10 Tips for a Successful Video Interview

Caroline Ceniza-Levine '93BC
April 07, 2020

Being asked for a video interview instead of a live job interview is increasingly common, especially with the current global situation. Employers like it because, unlike phone interviews, video interviews feel closer to live interviews with the ability to connect face-to-face and the employer's ability to assess non-verbal clues. It's good for the candidate, too, in that there is less time lost in travel, and many times, these appointments are faster to schedule. However, digital interviews are not the same as live interviews⁠—they require technology and a different set of skills to prepare and perform successfully. Here are 10 tips for successful online interviews:

  1. Test your connection. Internet connectivity varies based on what platform you're using and is also influenced by what else you have running (if there are others in your household, and everyone is streaming Netflix, you get the idea). Do a test run to see how fast/slow your connection is and to see if you will have any problems with video. If an interviewer asks for a video interview, they want you to use the video, not the audio-only option.
  2. Test your webcam and display placements. Depending on where your webcam is and where your display is, you may have to toggle between the two frequently during the interview. Ideally, they are close enough such that, as you're looking at your display (therefore looking at your conversation partner and reading their non-verbal cues) you are still looking directly at your webcam so they feel like you are looking at them. Sometimes, however, the webcam and display are far enough apart that, by looking at your display, you look away from the person, and that's distracting to the other side (they will feel like they're having a conversation with someone who doesn't make eye contact). You have to practice toggling back and forth unless your display and webcam line up exactly. Again, test with a friendly person so you can determine what they’re seeing.
  3. Test your audio. Make sure that your mic resonates clearly to the other person and that your speakers make the other person understandable to you. You may need to use headphones to ensure that there isn't an echo. Ideally, you don't need headphones because you'll look more professional in any interview (video interview or otherwise!) without headphones, but audio quality is more important than appearance here, so check the audio in advance to be sure.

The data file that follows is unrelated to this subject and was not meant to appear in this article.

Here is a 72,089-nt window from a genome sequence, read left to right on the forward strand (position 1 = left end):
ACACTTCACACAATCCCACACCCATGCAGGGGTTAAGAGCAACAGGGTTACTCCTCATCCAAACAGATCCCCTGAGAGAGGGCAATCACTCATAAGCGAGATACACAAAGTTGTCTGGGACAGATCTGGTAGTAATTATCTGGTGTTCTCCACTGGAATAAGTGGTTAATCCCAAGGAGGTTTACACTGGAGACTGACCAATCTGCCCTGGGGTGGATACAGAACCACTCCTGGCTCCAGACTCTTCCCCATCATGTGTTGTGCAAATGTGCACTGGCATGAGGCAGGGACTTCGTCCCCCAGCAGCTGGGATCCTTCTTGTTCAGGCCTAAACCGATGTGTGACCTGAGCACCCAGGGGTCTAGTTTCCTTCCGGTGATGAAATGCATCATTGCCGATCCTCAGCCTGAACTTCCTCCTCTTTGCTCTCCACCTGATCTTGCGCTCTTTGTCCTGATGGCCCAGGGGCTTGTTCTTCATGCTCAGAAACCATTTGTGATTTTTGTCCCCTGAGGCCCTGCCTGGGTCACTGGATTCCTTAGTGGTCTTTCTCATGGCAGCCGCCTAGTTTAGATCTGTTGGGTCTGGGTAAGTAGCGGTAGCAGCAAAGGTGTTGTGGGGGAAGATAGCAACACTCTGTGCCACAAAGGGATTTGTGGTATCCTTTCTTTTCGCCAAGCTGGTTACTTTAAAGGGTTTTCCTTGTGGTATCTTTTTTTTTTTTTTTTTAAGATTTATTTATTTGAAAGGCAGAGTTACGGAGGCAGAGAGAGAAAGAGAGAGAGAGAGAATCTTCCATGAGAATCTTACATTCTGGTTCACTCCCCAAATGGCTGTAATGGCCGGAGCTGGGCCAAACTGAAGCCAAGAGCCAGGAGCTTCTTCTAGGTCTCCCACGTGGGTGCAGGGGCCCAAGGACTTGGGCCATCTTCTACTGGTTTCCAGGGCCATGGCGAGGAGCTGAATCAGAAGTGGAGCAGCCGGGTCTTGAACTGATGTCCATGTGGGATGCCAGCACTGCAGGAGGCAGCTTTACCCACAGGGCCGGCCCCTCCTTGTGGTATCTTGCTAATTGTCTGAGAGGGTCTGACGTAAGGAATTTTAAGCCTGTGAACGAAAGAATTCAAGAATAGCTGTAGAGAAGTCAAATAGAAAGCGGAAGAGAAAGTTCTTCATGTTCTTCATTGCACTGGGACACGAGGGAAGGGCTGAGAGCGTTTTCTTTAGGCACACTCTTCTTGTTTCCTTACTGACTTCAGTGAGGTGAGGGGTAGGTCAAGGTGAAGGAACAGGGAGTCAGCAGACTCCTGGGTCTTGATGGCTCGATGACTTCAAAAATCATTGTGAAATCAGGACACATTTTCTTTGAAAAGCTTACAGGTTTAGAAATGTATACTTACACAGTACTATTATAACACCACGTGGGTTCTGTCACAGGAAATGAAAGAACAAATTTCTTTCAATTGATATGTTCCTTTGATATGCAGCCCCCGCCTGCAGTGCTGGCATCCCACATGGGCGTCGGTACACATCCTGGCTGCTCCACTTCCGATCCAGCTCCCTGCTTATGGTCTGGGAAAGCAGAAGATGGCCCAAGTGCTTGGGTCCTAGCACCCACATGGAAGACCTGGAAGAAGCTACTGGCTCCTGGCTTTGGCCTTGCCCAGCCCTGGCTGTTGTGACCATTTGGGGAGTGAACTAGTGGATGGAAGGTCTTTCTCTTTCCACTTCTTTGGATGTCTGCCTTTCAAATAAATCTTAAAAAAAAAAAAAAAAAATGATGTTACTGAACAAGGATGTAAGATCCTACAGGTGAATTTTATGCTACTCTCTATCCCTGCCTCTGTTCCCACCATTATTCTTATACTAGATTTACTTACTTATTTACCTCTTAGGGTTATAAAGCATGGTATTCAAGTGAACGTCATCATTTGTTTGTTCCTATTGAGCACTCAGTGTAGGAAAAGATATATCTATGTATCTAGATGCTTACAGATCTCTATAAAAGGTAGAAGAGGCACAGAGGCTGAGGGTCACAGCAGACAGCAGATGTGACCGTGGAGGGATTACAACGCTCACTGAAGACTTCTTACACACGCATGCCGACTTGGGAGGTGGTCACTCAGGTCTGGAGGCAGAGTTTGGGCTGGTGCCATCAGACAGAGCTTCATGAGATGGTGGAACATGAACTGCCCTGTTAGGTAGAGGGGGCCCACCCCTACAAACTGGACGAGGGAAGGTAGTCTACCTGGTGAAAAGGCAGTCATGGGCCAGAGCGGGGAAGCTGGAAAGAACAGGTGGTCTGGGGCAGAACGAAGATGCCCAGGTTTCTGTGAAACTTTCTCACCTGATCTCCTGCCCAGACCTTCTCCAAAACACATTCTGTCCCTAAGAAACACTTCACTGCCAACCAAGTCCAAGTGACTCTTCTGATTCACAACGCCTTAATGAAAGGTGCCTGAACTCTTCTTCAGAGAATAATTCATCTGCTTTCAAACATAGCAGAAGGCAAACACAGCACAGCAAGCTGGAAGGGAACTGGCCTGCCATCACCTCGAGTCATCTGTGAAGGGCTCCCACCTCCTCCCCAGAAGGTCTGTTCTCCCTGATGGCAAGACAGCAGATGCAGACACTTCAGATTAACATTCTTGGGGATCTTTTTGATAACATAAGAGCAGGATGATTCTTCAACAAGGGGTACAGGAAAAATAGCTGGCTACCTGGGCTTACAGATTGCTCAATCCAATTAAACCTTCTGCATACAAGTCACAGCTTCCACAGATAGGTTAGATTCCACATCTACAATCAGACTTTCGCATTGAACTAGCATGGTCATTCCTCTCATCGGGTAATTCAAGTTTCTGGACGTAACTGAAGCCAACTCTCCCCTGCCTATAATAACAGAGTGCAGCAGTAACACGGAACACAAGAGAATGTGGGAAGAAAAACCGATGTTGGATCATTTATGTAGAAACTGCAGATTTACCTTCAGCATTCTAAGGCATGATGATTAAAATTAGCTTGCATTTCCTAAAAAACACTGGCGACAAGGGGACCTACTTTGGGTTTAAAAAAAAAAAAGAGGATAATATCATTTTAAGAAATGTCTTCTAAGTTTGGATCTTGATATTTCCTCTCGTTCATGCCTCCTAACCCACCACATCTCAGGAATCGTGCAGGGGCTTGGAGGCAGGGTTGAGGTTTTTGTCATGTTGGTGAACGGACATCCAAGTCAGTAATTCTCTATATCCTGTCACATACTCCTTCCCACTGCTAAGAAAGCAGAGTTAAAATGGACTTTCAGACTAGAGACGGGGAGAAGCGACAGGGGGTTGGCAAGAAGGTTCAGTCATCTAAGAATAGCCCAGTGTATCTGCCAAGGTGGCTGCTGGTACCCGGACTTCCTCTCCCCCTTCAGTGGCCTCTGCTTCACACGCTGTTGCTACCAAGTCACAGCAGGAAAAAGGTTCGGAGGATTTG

4. Connect to your interviewer in advance so you're not waiting till the last minute and realize you can't find them right before your interview time. At the very least, trade usernames for the platform, not just actual names. Make sure you know how to log into the platform you're using – don't assume your computer will remember you when you last signed in. Have your interviewer's phone number as a back-up in case the platform doesn't work for whatever reason.
  5. Make sure you have a professional background visible during the online interview. If you normally work in your bedroom and your bed is visible to the other person, perhaps you can move your laptop to a different room where there is a more neutral background. Or perhaps you can put some kind of throw over your bed so it doesn't look so casual.
  6. Make sure you have professional dress from the waist up. You will probably just have your face to the shoulders visible in a digital interview, but the webcam can still capture what you're wearing on top. You could wear jeans and no one will know. However, some people act casual when they dress casual, so you may want to dress up anyway to give your body the signal that yes, this is an interview.
  7. Video deadens your energy so this interview still won't replicate a live meeting. You have to proactively make sure that you smile, make eye contact, and speak clearly and enthusiastically. Don't fidget or make a lot of movement – if the connection is slow, you'll appear fuzzy and out of focus. This is distracting to the other person and appears unprofessional, even though it's the technology, not you.
  8. If you need helpful reminders of all these interview specific tips (e.g., look at the webcam! Smile! Speak clearly!) or if you need talking points for your interview, put Post-its or tape index cards to your computer monitor to remind you. This way, you see these hints in real-time as you're interviewing.
  9. Remember that, beyond the technology, a video interview is still an interview. Content and preparation matter, as they do with phone or live interviews. Practice your key project examples, know what your value proposition is, and prepare how you’re going to tell your story so it's relevant to this company and this job.
  10. As with phone or live interviews, after a video interview, follow up with a thank you once it's over!

A version of this article originally appeared on SixFigureStart.com. Image courtesy of Caroline Ceniza-Levine.

Caroline Ceniza-Levine is a longtime recruiter turned career coach and media expert on the job market. She writes for Forbes and teaches professional development courses at Barnard and SIPA. She has coached professionals at Amazon, Conde Nast, Goldman Sachs, Google, Tesla, and other leading firms. A classically-trained pianist at Juilliard, Ceniza-Levine stays active in the arts, performing stand-up comedy. Learn more about Ceniza-Levine and the Columbia Career Coaches Network.